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Corinne Sawyer leaves her lover fast asleep between the tangled sheets of their bed. She puts on her designer running gear and strides off into the early morning chill, music pounding in her head via her earphones, her feet pumping out a rhythm which triggers the endorphins which will ease her legs and lungs through this challenge. Corinne won’t see forty again, but she is proud of her body, and will not go down without a fight as middle age creeps ever nearer. But the expensive cosmetic surgery which has recently refined her face is shattered – along with life itself – when she is brutally attacked on a lonely path.

When Corinne’s body is discovered, Peterborough CID are called to the scene. The medical examiner gets to his feet rather quickly, and before he can answer the inevitable questions about the time and cause of death, he stuns the waiting detectives with the simplest of statements.They are not investigating the murder of a female jogger. The victim is, in the most obvious of ways, a biological man, and thus the murder becomes a case of extreme transphobia – and a job for the city’s Hate Crimes Unit.

whdNot the least of Eva Dolan’s achievements in this remarkable novel is to pinpoint with painful accuracy and honesty what happens to children and wives when a father – originally Colin Sawyer – decides to abandon the male role and become a woman. Even after the nightmare scene where Sawyer’s daughters come back to the house unexpectedly, and find their father en femme at the sink, doing the dishes, Jessica and Lily have come to think of their dad as ‘mum’. The pain that this must cause a biological mother in this situation can only be imagined, and it is interesting that Nina Sawyer is drawn as a fairly unpleasant piece of work.

Dolan doesn’t preach, but she sets out with stark clarity the yawning chasm between perfectly decent and honest people who have genuine difficulty in understanding the whole transgender issue, and those individuals whose psychology is at potentially destructive odds with their physiology. We peer in at a world where gender pronouns can be wielded with as deadly effect as fists, hammers and knives. Dolan also casts a wary eye over the role of professional anti-phobia activists, and suggests that, while their intentions may be good, their handiwork can have tragic consequences.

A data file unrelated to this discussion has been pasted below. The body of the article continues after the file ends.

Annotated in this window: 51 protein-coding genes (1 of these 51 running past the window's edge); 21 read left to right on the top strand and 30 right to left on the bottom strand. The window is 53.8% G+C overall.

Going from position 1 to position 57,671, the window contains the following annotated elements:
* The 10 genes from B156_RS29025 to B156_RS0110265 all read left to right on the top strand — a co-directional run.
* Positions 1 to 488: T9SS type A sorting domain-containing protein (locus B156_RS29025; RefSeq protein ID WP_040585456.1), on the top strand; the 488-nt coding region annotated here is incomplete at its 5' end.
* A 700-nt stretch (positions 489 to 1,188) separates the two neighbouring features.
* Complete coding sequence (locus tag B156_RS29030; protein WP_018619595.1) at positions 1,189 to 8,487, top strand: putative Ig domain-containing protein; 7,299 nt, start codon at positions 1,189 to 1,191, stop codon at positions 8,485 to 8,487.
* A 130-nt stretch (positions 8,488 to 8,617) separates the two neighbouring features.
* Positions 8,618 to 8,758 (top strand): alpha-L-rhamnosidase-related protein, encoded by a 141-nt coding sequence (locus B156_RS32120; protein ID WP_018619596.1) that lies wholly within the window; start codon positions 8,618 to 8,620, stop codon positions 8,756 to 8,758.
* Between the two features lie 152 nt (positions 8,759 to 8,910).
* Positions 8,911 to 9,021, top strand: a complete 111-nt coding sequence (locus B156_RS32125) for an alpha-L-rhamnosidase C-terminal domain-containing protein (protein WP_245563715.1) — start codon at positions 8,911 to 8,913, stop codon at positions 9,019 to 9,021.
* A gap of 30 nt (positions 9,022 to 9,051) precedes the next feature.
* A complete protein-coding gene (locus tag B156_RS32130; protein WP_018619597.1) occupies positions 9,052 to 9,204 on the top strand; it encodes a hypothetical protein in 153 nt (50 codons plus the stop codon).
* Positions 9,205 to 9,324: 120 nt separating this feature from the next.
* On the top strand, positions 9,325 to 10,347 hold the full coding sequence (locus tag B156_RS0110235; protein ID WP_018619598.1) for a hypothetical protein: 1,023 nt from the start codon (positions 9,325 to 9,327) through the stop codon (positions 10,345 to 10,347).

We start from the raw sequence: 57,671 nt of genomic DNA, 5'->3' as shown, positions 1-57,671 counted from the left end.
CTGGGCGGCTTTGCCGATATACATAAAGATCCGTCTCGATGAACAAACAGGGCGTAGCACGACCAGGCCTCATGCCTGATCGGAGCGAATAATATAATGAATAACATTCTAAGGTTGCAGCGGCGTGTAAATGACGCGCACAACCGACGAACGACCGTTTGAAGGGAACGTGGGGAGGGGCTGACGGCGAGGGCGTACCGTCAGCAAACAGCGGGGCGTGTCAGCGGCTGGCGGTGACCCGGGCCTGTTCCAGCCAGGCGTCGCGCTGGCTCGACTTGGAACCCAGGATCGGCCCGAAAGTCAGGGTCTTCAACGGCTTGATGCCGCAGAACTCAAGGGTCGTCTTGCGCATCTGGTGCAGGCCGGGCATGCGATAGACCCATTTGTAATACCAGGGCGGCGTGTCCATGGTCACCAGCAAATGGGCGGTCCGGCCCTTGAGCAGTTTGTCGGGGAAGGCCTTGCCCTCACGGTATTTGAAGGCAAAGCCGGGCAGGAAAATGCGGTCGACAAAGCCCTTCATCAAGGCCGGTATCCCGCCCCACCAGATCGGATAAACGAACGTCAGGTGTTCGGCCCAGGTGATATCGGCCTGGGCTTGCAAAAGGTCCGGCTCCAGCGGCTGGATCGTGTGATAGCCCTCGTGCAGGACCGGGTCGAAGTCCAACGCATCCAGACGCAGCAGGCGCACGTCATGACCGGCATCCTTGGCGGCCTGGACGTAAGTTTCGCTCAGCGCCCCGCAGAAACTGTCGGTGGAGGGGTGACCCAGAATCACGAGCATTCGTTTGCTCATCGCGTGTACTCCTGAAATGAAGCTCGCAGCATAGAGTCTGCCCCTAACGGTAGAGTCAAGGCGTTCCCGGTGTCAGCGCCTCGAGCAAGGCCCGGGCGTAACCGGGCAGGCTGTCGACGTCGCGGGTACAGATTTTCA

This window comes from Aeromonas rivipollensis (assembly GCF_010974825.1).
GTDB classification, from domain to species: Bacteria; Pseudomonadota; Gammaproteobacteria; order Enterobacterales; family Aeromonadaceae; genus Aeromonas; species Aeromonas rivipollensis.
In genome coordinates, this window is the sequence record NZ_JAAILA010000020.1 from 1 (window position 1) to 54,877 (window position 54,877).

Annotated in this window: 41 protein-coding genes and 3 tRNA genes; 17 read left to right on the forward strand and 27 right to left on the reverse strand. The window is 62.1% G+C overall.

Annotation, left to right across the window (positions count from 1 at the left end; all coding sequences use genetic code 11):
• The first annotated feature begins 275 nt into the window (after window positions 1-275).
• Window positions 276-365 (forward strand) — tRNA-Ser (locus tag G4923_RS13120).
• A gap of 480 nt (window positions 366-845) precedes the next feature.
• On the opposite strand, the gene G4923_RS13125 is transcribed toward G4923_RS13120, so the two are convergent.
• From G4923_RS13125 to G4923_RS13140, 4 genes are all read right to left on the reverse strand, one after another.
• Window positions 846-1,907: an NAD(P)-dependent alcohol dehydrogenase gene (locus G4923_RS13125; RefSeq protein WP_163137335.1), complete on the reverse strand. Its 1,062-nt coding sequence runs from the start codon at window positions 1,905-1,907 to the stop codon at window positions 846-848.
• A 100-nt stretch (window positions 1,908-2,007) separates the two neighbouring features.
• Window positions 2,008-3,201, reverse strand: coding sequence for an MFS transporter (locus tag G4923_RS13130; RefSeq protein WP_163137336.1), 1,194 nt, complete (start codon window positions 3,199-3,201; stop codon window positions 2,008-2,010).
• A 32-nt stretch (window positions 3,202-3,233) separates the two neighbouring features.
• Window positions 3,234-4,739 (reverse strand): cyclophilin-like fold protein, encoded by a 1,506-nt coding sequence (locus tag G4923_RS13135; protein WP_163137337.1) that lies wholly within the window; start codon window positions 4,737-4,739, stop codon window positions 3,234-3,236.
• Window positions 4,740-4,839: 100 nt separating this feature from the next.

evaAside from the nuanced description of gender politics and psychological challenges faced by the characters in this novel, we have to ask the burning question. Does Watch Her Disappear work as a crime story? My answer is a resounding and emphatc ‘Yes”. The whodunnit aspect of the story is teasingly effective, with Dolan (right) scattering little hints, false leads and blind alleys in her wake as she races along ahead of us. Crime fiction is full almost to the brim with Detective Inspectors and their trusty Sergeants, but Dolan breathes on those particular embers and makes them fire up afresh in the shape of Detective Inspector Dushan Zigic and Detective Sergeant Mel Ferreira of the Hate Crimes Unit. The neat twist is, of course, that both Zigic and Ferreira are themselves children of immigrants, and the chemistry between the two is potent and complex.

Incidentally, speaking as a near-local to Peterborough, I can testify that the topographical setting of the novel is impeccable. Dolan captures beautifully the crunching of the gears between the different facets of the city. The old Victorian railway town, with its certainty of values and smoky industrial warmth does not always sit happily with the once-familiar terraced streets where mosques have replaced Methodist chapels, or the quick-build-garden suburbs where every street is either a Meadow, a Leys or an Orchard.

The killer is eventually unmasked by Zogic and Ferreira, but not before Dolan has woven a spectacular spiders’ web – delicate yet strong – of motive, jealousy, human frailty and guilt. Her triumph is the revelation that the broken body found on that Ferry Meadows footpath was not just one person, but both Colin and Corinne. If that is too enigmatic, then you will just have to read the book for yourself – you will not regret doing so. Watch Her Disappear is published by Harvill Secker and is out now.

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